Most of the complaints about Danches center on the store’s “no return” policy. This prevents customers from wearing and returning dresses. “I sell new, not used, clothing,” Danches says. “Girls come in every year. After they bought a dress, their date dumped them. They cry. I feel terrible. I can’t take the dress back. I just can’t. I tell them to go to the dance with friends or stag.” He shrugs, surveys his store for confirmation, and continues: “Living well is the best revenge.”
That might sound callous, true. But Danches gives away at least 1,000 dresses a year to deserving girls. Last year, more than 600 dresses were awarded to girls who signed a pledge of prom sobriety. And his employees say Danches is humble. They tell stories: a girl orphaned, accompanied by her grandmother, with only $50 to buy a dress leaves Whatchamacallit with a dress worth 10 times that, shoes, and jewelry. Another girl weeps at the counter. She didn’t realize the dress of her dreams was so expensive. Danches chats with the mother. “She was a good kid,” he says. In the end, he sold the dress at a loss. “I can’t stand to see them cry,” he whispers.
The intercom Danches uses replaced a bullhorn. Customers and staff hated the bullhorn, but it was necessary, according to Danches. He barks out messages to his employees during the pandemonium. His primary function is to keep things moving. In the new store, he has a PA system with a killer sound system. It feels sort of prom-ish as the music thumps and girls mouth the words to their favorite tunes. Danches orchestrates a unique method of crowd control, using his game show-style contests announced over the intercom. They sprang from a shortage of dressing rooms. “I do it to entertain. And to get decisions made and to clear the rooms,” he says, chuckling. He has 36 dressing rooms. During prom season, even that isn’t enough.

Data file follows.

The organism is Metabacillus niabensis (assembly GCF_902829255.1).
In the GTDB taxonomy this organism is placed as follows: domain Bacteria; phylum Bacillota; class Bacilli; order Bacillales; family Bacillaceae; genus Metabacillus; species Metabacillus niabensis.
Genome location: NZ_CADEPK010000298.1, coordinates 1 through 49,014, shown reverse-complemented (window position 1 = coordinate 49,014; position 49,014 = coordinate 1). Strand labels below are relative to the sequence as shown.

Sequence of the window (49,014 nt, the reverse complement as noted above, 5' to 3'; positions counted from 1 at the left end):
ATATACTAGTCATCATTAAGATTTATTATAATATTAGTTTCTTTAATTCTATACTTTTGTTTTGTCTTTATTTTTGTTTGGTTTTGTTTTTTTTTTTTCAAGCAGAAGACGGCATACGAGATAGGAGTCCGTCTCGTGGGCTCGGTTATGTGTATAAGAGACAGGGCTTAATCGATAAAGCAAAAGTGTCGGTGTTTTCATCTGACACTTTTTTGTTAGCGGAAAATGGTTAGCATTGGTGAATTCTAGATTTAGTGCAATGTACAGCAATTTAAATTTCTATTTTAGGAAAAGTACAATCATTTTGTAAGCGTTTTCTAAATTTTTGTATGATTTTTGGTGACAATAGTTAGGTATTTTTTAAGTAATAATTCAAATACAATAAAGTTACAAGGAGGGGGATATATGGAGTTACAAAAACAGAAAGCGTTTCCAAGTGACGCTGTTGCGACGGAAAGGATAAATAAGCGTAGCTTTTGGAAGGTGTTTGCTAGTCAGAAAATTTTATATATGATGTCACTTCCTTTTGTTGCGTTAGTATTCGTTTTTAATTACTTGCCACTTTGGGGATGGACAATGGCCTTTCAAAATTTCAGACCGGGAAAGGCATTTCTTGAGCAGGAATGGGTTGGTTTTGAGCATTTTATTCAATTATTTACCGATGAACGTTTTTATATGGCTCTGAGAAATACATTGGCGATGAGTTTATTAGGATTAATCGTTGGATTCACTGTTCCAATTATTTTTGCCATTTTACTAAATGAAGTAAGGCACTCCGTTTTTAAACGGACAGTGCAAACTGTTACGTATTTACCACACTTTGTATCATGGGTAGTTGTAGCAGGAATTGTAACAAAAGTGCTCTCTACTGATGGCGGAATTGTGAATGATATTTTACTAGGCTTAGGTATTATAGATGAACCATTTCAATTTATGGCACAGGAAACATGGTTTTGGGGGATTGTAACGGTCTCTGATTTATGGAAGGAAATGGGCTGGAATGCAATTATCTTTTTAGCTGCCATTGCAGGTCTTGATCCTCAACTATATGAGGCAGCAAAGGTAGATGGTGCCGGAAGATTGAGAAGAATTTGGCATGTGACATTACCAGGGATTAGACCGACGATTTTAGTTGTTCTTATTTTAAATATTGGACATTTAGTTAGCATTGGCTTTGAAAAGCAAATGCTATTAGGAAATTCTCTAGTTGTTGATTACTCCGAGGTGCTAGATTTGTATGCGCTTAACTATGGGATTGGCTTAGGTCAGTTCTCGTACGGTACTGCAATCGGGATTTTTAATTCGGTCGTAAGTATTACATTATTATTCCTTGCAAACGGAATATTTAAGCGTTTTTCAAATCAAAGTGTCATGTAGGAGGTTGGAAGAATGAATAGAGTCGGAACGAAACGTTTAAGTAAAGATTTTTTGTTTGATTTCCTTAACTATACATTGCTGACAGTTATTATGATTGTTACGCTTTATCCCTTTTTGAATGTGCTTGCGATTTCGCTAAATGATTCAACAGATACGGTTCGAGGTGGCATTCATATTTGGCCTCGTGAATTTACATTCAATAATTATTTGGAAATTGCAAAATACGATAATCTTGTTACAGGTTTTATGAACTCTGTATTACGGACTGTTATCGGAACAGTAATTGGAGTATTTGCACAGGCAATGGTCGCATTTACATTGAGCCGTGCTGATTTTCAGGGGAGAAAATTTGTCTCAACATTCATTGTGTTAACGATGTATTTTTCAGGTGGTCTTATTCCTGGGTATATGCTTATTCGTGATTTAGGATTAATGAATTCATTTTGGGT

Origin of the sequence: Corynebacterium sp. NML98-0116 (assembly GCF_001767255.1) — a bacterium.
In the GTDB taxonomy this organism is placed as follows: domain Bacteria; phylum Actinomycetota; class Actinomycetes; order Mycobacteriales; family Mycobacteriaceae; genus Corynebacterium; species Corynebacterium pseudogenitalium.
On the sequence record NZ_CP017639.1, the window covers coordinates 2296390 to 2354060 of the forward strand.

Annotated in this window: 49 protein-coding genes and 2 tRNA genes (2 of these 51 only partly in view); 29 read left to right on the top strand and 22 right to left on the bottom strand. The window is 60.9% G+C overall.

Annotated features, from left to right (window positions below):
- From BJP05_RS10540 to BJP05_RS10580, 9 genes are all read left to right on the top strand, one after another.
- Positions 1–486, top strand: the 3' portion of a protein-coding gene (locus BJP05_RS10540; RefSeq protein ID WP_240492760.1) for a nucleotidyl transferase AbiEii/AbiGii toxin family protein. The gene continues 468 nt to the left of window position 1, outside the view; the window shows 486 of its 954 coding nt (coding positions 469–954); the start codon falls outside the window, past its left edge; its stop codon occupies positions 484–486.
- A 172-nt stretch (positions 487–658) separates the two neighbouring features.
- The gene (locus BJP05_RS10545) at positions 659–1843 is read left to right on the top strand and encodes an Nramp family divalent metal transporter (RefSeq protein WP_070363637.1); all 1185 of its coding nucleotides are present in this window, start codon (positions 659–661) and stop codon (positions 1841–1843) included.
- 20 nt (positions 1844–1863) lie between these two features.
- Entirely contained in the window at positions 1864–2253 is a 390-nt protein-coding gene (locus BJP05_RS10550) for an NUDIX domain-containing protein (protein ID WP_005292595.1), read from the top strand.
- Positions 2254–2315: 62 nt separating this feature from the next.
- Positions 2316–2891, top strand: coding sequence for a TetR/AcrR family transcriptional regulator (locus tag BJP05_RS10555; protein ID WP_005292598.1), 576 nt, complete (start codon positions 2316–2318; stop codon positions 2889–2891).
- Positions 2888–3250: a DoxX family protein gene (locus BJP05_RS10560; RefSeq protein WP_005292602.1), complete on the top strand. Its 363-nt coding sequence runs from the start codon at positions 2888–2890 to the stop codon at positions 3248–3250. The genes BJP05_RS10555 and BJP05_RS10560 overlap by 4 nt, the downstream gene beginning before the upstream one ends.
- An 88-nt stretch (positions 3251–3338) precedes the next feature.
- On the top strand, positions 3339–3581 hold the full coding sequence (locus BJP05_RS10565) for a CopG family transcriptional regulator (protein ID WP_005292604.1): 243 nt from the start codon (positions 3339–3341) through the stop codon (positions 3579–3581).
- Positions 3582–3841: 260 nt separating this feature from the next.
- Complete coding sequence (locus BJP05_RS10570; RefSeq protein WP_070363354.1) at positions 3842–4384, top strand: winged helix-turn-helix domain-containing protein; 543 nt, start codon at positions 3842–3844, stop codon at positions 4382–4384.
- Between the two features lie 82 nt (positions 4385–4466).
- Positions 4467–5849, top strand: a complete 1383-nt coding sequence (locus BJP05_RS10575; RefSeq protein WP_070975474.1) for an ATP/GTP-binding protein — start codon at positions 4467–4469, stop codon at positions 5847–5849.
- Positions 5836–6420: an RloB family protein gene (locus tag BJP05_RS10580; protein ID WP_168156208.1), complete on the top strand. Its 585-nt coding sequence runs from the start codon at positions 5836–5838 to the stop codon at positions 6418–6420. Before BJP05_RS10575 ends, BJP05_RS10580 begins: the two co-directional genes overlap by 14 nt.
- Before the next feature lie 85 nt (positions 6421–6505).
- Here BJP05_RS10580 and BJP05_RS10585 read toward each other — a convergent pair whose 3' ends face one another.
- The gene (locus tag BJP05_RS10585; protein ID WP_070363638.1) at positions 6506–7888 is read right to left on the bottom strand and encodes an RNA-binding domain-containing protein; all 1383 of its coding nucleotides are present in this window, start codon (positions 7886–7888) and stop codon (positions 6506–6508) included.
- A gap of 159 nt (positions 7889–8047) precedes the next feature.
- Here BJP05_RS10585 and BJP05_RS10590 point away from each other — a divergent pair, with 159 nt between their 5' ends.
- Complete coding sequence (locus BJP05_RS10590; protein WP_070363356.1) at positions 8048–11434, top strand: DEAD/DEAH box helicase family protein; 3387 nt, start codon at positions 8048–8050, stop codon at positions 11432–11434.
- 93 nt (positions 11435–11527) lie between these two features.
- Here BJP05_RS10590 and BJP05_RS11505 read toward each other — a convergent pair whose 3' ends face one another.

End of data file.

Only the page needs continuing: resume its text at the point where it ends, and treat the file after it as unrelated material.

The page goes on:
The exquisite dresses are in good company with Danches’ sportswear and bridal collections. He carries exclusive lines such as Claude Montana, Kippys, Hybris, and Oppio. A pair of hand-painted or studded jeans could sell for as much as $2,000 at Whatchamacallit. Danches demurs when asked, but finally admits, “I dress a good portion of the socialites at Cattle Baron’s, and I dress the most beautiful women in Dallas.” When pressed, he ticks off the names, names you would know, singers, actresses, models, and the wives of Dallas Cowboys past and present. “I offer service,” he says, “and if a Dallas Cowboy wants to come in with his wife, I have a VIP lounge for him to relax in.”
Brenda and Ye Jin are finally done. They are down to a decision between two dresses. Danches’ voice comes over the PA: “The next five dresses at the counter get a discount.” Brenda closes the deal, and I sprint to the cash register. In line, another mother, our next-door neighbor in the fitting rooms, taps my arm and says, “I wish my daughter would pick a dress like that.” She points to Ye Jin’s selection. Her daughter chose a slinky little low-cut number with a slit that leaves little to the imagination. She tells Ye Jin, “You look like a princess.”
Pretty in pink, no translation needed.
Write to Amanda Tackett at email@example.com.